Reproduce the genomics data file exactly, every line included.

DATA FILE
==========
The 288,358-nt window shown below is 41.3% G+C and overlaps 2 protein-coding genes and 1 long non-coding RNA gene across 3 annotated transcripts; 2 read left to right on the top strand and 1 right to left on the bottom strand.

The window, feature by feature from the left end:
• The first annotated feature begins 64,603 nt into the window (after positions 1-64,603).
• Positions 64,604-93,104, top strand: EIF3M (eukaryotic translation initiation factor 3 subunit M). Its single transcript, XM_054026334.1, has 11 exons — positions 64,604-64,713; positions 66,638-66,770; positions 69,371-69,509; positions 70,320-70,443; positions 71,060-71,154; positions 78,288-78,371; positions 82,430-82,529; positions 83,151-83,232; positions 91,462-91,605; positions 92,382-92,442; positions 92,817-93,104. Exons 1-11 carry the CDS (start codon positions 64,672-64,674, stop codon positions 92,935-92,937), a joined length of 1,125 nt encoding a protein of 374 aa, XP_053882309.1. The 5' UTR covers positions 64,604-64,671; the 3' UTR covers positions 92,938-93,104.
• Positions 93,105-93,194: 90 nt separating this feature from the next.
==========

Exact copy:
The 288,358-nt window shown below is 41.3% G+C and overlaps 2 protein-coding genes and 1 long non-coding RNA gene across 3 annotated transcripts; 2 read left to right on the top strand and 1 right to left on the bottom strand.

The window, feature by feature from the left end:
• The first annotated feature begins 64,603 nt into the window (after positions 1-64,603).
• Positions 64,604-93,104, top strand: EIF3M (eukaryotic translation initiation factor 3 subunit M). Its single transcript, XM_054026334.1, has 11 exons — positions 64,604-64,713; positions 66,638-66,770; positions 69,371-69,509; positions 70,320-70,443; positions 71,060-71,154; positions 78,288-78,371; positions 82,430-82,529; positions 83,151-83,232; positions 91,462-91,605; positions 92,382-92,442; positions 92,817-93,104. Exons 1-11 carry the CDS (start codon positions 64,672-64,674, stop codon positions 92,935-92,937), a joined length of 1,125 nt encoding a protein of 374 aa, XP_053882309.1. The 5' UTR covers positions 64,604-64,671; the 3' UTR covers positions 92,938-93,104.
• Positions 93,105-93,194: 90 nt separating this feature from the next.